The US has warned India and other key governments across the world about a new potentially embarrassing release of classified documents by the whistle-blowing website WikiLeaks which may harm the American interests and create tension in its ties with its "friends".
"We have reached out to India to warn them about a possible release of documents," State Department Spokesman P J Crowley said. "We do not know precisely what WikiLeaks has or what it plans to do. We have made our position clear. These documents should not be released," Crowley said, ahead of the expected release by the website of millions of sensitive diplomatic cables.
It is not known yet what is contained in these documents about India-related issues. The WikiLeaks has said there would be "seven times" as many secret documents as the 400,000 Iraq war logs it published last month. On his Twitter account, Crowley said the State Department officials have also contacted leaders in Germany, Saudi Arabia, the UAE, Britain, France and Afghanistan.
Secretary of State Hillary Clinton too reached out to Chinese Foreign Minister Yang Jiechi, as the WikiLeaks, the whistle-blower website, is expected to release some three million classified US cables involving some of its key allies including Australia, Britain, Israel, Russia, Turkey and India.
Admiral Mike Mullen, Chairman of the Joint Chiefs of Staff, urged WikiLeaks to stop "dangerous" leaks. "I would hope that those who are responsible for this would, at some point in time, think about the responsibility that they have for lives that they're exposing... and stop leaking this information," Admiral Mullen, Chairman of the Joint Chiefs of Staff, told CNN.
"It continues to be extremely dangerous," he said. "We are very mindful of the announcement that WikiLeaks made earlier this week, that there is a release of documents pending at some point in the future."
If the past is prologue, that would mean that certain news organisations may well already be in possession of specific documents, Crowley told reporters early this week. "So we continue to work through, as we have throughout this process, evaluating both the material that we think was previously leaked from government sources to WikiLeaks and we continue to make clear that this is harmful to our national security.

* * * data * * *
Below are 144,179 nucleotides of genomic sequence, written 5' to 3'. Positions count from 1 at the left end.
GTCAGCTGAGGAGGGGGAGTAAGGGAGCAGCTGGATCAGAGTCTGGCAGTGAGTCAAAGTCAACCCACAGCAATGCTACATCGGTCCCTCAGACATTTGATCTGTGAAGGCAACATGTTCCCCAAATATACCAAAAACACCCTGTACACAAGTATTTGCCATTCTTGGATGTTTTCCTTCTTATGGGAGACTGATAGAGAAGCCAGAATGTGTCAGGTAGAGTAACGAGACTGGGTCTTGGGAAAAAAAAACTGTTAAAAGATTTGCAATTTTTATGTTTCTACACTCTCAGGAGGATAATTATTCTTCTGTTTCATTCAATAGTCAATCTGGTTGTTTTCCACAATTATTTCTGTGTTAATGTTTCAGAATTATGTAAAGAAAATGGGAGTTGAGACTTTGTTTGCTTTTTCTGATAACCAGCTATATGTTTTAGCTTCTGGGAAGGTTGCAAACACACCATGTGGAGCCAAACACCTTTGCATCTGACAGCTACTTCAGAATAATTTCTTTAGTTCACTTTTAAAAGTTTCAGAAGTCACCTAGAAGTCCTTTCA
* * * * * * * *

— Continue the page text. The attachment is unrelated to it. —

It does put lives at risk. It does put national interests at risk," he said. "Inherent in this day-to-day action is trust that we can convey our perspective to other governments in confidence and that they can convey their perspective on events to us," Crowley said. "And when this confidence is betrayed and ends up on the front pages of newspapers or lead stories on television and radio it has an impact."
These revelations are "harmful" to the United States and its interests, he said. "They are going to create tension in our relationships between our diplomats and our friends around the world." Without getting into any discussion of any specific cables, Crowley said the kinds of cables that US missions across the world send to Washington are classified.
"They involve discussions that we've had with government officials, with private citizens. They contain analysis. They contain a record of the day-to-day diplomatic activity that our personnel undertake," he said.
"This back and forth between government, the government of the United States and governments around the world, it is diplomacy in action. It is part of the system through which we collaborate and cooperate with other countries," he said.